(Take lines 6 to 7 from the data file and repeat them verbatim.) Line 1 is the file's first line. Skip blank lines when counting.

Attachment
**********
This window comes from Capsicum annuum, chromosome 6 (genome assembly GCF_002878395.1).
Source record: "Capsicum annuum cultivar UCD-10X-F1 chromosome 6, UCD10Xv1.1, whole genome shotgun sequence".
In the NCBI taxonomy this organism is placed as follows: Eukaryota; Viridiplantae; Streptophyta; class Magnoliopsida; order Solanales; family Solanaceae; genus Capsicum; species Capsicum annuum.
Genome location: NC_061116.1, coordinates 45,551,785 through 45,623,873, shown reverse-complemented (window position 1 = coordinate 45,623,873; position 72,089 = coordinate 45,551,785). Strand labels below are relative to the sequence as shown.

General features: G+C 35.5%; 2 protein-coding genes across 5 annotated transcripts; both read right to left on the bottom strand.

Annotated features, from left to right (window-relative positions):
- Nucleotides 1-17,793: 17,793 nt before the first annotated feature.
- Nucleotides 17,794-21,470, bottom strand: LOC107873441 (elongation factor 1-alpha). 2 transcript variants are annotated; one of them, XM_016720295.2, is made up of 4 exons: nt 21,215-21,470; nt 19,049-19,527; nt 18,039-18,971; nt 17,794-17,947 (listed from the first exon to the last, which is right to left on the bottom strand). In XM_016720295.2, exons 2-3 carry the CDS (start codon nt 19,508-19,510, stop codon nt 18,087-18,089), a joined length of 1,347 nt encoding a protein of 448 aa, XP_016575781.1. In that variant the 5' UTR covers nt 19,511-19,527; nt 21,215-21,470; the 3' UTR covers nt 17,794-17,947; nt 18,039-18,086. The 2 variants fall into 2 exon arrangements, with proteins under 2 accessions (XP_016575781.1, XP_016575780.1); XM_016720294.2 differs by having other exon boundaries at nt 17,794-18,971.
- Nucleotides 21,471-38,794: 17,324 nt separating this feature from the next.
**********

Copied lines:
Annotated features, from left to right (window-relative positions):
- Nucleotides 1-17,793: 17,793 nt before the first annotated feature.